Digital identities play a vital role in an increasingly digital world. These identities often rely on central authorities to issue and manage them. Central authorities have the drawback of being a central trusted party, representing a bottleneck and single point of failure with exclusive control of identity-related data.
Self-sovereign identity (SSI) tackles those problems by utilizing distributed ledger technology and making users the sovereign owners of their identity data. Nevertheless, SSI, as recent technology, still lacks qualified identity data. This is especially a problem since sensitive services like eGovernment or banking services require identity data issued by a qualified identity provider; thus, SSI - based identities cannot be used for these services. In this paper, we propose a concept for deriving identity data from an existing identity system into an SSI in a fully privacy-preserving way by additionally supporting offline verification.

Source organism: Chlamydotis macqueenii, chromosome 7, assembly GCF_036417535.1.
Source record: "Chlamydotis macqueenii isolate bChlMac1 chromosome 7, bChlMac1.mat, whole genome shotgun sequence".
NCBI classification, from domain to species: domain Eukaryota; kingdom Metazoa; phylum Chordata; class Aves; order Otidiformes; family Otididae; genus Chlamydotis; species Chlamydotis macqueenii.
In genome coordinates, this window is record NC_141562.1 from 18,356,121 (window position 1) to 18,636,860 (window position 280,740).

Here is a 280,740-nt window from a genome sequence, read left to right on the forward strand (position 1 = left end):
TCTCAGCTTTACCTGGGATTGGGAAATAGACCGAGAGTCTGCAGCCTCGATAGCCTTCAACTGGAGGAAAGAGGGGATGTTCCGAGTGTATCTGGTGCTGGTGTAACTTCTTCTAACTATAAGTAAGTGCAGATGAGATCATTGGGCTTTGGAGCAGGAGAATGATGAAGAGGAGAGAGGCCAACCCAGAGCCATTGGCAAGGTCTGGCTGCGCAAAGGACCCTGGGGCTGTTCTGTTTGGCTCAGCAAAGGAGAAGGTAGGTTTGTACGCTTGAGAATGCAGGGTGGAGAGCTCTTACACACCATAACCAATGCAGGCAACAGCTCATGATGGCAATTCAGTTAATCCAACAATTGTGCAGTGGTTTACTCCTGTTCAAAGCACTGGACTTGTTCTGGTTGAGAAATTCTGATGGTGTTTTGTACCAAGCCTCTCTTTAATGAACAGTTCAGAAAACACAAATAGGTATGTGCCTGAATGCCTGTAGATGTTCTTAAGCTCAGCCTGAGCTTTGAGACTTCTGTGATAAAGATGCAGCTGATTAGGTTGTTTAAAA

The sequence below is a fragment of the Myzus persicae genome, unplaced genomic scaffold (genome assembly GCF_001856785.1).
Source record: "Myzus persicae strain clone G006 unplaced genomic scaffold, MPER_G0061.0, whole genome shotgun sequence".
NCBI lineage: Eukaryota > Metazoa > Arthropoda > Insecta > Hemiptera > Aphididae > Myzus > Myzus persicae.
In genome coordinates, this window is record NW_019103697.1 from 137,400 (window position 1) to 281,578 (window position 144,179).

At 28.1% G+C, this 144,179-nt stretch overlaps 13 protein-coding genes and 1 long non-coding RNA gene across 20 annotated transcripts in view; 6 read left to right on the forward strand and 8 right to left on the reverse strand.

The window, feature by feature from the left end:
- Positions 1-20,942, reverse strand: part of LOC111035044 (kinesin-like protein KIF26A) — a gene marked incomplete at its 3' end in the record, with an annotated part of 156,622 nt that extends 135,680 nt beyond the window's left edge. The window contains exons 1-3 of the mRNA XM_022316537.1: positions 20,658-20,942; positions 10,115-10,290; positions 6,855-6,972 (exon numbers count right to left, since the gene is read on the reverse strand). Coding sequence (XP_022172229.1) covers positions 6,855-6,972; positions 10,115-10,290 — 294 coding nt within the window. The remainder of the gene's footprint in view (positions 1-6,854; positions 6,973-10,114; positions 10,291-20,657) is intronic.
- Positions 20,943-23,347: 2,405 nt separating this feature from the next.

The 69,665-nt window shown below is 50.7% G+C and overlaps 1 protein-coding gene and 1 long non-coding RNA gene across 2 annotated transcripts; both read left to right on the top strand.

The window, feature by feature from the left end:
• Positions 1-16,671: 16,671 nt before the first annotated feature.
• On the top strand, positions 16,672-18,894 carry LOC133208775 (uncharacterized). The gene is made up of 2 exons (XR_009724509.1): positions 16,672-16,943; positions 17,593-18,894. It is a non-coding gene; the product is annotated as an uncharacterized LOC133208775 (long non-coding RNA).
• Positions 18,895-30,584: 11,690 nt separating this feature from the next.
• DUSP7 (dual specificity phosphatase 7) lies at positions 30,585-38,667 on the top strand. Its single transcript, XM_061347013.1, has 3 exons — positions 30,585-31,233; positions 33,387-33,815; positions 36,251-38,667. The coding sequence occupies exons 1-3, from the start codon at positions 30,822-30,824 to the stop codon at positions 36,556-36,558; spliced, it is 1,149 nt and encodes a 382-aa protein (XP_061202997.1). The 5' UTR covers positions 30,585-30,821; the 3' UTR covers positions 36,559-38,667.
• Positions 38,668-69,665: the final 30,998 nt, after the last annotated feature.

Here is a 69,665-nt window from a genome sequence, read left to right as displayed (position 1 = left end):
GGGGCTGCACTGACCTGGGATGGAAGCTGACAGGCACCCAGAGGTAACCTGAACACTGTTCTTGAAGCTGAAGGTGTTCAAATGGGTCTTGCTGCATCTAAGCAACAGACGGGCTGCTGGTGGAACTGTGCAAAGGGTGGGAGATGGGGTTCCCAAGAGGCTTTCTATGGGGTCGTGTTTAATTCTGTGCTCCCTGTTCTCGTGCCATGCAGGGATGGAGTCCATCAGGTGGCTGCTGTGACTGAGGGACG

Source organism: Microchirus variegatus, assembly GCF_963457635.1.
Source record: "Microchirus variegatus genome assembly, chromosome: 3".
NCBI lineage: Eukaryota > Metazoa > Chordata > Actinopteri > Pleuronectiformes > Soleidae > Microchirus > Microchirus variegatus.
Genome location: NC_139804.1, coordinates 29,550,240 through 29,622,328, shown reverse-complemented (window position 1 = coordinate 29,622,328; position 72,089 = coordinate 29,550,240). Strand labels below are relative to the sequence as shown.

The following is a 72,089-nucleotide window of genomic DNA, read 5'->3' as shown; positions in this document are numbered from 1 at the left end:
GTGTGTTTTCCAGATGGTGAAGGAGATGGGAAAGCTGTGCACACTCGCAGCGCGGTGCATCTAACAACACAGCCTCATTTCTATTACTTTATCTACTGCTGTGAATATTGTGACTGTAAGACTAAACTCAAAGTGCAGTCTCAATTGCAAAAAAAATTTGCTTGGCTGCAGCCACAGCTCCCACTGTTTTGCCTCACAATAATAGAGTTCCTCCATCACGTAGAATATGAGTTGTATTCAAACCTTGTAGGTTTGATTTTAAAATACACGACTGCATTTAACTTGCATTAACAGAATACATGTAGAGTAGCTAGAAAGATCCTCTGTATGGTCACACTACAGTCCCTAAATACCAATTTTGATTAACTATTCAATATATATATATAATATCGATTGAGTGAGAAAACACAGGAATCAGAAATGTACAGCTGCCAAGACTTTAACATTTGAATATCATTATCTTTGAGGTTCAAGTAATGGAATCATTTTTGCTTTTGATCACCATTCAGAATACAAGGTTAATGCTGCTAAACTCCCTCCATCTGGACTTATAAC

This way, we enable a chain of trust from the existing identity system to the SSI system by introducing a novel trust model. Our concept utilizes novel cryptographic primitives to support efficient and privacy-preserving identity showing as well as revo-cation. To underline the feasibility of our concept, we implement a proof system and benchmark the related use cases